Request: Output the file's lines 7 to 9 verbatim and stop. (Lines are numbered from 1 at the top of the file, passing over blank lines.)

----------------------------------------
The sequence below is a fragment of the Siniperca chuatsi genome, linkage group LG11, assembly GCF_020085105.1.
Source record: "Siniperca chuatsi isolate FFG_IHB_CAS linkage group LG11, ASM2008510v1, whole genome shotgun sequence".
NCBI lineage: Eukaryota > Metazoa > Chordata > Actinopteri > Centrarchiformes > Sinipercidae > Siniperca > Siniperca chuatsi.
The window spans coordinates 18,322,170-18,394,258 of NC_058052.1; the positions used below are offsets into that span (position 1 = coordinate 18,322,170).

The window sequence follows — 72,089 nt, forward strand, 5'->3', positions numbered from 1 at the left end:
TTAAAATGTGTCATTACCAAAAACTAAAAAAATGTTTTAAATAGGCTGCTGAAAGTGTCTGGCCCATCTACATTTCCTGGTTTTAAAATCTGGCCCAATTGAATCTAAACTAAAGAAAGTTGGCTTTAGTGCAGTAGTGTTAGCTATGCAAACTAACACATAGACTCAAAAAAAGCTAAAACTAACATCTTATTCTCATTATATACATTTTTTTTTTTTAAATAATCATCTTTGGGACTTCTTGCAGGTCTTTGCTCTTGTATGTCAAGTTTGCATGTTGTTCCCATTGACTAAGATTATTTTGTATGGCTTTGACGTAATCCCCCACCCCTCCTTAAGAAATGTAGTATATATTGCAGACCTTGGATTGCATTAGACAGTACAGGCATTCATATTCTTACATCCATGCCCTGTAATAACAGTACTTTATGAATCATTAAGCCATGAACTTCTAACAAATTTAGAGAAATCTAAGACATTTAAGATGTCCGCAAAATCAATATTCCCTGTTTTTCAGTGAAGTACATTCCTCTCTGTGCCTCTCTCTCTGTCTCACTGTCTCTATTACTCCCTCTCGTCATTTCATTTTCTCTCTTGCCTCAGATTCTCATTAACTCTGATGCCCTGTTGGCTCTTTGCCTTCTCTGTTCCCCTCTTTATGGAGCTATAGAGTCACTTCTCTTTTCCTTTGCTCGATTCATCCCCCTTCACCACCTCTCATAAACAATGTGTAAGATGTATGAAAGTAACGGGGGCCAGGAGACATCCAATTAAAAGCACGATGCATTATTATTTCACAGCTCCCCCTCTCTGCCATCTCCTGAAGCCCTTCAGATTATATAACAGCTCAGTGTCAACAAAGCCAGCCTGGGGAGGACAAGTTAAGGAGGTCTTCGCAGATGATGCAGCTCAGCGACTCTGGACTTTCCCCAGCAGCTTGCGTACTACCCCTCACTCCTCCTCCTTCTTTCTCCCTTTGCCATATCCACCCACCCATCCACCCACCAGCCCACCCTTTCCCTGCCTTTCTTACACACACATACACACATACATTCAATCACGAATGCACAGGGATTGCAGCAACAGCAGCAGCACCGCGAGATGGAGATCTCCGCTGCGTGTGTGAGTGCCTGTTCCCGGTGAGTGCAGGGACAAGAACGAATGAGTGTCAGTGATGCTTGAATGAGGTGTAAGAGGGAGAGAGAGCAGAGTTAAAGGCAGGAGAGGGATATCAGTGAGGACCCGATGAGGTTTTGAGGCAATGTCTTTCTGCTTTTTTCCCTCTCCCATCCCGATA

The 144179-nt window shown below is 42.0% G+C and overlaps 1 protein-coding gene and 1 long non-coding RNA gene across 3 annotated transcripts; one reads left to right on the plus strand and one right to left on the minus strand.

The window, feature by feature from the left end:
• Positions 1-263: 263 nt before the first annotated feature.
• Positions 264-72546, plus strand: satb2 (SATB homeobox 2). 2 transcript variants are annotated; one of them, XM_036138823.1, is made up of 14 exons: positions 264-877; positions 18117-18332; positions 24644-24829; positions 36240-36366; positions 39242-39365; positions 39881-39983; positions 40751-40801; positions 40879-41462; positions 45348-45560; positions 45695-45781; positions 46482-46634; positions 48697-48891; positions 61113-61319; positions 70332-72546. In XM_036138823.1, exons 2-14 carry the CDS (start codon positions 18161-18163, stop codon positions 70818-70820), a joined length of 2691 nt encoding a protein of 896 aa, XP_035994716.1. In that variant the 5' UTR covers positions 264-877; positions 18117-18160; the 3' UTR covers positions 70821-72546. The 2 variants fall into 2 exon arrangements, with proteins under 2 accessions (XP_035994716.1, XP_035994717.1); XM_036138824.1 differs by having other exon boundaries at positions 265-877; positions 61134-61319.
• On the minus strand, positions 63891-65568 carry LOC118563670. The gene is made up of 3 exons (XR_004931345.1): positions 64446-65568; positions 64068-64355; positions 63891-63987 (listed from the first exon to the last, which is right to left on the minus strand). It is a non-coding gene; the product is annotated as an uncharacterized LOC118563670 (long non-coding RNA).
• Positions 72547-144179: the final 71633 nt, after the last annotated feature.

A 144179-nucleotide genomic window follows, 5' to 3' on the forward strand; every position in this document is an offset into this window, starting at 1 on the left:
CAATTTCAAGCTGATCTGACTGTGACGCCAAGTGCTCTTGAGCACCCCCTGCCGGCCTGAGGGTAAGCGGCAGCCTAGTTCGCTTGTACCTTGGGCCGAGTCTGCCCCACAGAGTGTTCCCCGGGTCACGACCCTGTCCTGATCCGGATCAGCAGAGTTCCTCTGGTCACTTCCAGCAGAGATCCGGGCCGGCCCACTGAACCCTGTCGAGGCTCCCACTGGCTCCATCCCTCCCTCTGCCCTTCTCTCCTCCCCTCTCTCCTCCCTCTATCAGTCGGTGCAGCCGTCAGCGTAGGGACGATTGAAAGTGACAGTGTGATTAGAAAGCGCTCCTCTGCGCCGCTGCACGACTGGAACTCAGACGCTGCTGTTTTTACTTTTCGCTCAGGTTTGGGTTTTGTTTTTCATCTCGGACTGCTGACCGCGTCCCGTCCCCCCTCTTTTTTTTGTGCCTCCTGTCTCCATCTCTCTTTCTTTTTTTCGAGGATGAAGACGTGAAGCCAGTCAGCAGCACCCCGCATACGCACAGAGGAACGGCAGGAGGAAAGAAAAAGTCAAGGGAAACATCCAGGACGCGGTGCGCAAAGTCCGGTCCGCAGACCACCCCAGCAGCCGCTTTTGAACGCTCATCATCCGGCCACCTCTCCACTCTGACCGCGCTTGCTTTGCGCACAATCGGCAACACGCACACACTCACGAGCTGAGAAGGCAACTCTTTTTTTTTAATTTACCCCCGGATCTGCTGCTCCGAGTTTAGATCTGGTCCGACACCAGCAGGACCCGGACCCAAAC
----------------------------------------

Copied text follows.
The 144179-nt window shown below is 42.0% G+C and overlaps 1 protein-coding gene and 1 long non-coding RNA gene across 3 annotated transcripts; one reads left to right on the plus strand and one right to left on the minus strand.

The window, feature by feature from the left end:
• Positions 1-263: 263 nt before the first annotated feature.